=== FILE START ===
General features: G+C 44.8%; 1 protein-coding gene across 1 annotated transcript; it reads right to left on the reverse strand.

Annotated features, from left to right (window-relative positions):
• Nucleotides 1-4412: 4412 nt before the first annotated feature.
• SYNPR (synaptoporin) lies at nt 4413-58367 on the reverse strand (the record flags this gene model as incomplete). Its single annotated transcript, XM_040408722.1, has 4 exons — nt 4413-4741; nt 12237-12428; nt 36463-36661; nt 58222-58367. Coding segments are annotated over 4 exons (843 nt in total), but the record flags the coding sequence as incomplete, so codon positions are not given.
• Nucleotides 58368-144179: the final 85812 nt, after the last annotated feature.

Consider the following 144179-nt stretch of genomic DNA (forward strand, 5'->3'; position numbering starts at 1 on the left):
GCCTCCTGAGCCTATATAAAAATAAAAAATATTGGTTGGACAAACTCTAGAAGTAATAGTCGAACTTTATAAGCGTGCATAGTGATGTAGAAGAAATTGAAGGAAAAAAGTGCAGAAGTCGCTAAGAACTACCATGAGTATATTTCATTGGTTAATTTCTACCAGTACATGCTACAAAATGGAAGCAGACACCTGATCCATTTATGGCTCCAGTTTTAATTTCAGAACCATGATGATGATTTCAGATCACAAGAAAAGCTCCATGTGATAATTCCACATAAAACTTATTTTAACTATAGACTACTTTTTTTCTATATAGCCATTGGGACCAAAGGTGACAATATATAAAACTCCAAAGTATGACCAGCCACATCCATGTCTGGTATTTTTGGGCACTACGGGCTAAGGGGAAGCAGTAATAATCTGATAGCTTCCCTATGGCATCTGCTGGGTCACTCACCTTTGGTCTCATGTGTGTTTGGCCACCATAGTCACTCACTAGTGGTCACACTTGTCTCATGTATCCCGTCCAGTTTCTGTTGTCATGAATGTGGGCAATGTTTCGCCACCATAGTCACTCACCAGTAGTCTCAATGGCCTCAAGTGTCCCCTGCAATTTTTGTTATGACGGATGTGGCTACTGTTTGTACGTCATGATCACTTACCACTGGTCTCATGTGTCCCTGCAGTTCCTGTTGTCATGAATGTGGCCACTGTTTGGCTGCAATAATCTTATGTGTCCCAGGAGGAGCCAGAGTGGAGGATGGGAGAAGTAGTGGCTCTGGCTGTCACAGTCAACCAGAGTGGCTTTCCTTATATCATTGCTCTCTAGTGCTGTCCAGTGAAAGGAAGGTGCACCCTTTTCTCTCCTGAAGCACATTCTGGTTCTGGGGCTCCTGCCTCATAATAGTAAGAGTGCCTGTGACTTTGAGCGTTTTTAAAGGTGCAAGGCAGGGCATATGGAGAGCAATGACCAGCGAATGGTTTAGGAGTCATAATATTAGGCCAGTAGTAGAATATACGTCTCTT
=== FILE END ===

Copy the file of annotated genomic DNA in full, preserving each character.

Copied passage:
General features: G+C 44.8%; 1 protein-coding gene across 1 annotated transcript; it reads right to left on the reverse strand.

Annotated features, from left to right (window-relative positions):
• Nucleotides 1-4412: 4412 nt before the first annotated feature.
• SYNPR (synaptoporin) lies at nt 4413-58367 on the reverse strand (the record flags this gene model as incomplete). Its single annotated transcript, XM_040408722.1, has 4 exons — nt 4413-4741; nt 12237-12428; nt 36463-36661; nt 58222-58367. Coding segments are annotated over 4 exons (843 nt in total), but the record flags the coding sequence as incomplete, so codon positions are not given.
• Nucleotides 58368-144179: the final 85812 nt, after the last annotated feature.

Consider the following 144179-nt stretch of genomic DNA (forward strand, 5'->3'; position numbering starts at 1 on the left):
GCCTCCTGAGCCTATATAAAAATAAAAAATATTGGTTGGACAAACTCTAGAAGTAATAGTCGAACTTTATAAGCGTGCATAGTGATGTAGAAGAAATTGAAGGAAAAAAGTGCAGAAGTCGCTAAGAACTACCATGAGTATATTTCATTGGTTAATTTCTACCAGTACATGCTACAAAATGGAAGCAGACACCTGATCCATTTATGGCTCCAGTTTTAATTTCAGAACCATGATGATGATTTCAGATCACAAGAAAAGCTCCATGTGATAATTCCACATAAAACTTATTTTAACTATAGACTACTTTTTTTCTATATAGCCATTGGGACCAAAGGTGACAATATATAAAACTCCAAAGTATGACCAGCCACATCCATGTCTGGTATTTTTGGGCACTACGGGCTAAGGGGAAGCAGTAATAATCTGATAGCTTCCCTATGGCATCTGCTGGGTCACTCACCTTTGGTCTCATGTGTGTTTGGCCACCATAGTCACTCACTAGTGGTCACACTTGTCTCATGTATCCCGTCCAGTTTCTGTTGTCATGAATGTGGGCAATGTTTCGCCACCATAGTCACTCACCAGTAGTCTCAATGGCCTCAAGTGTCCCCTGCAATTTTTGTTATGACGGATGTGGCTACTGTTTGTACGTCATGATCACTTACCACTGGTCTCATGTGTCCCTGCAGTTCCTGTTGTCATGAATGTGGCCACTGTTTGGCTGCAATAATCTTATGTGTCCCAGGAGGAGCCAGAGTGGAGGATGGGAGAAGTAGTGGCTCTGGCTGTCACAGTCAACCAGAGTGGCTTTCCTTATATCATTGCTCTCTAGTGCTGTCCAGTGAAAGGAAGGTGCACCCTTTTCTCTCCTGAAGCACATTCTGGTTCTGGGGCTCCTGCCTCATAATAGTAAGAGTGCCTGTGACTTTGAGCGTTTTTAAAGGTGCAAGGCAGGGCATATGGAGAGCAATGACCAGCGAATGGTTTAGGAGTCATAATATTAGGCCAGTAGTAGAATATACGTCTCTT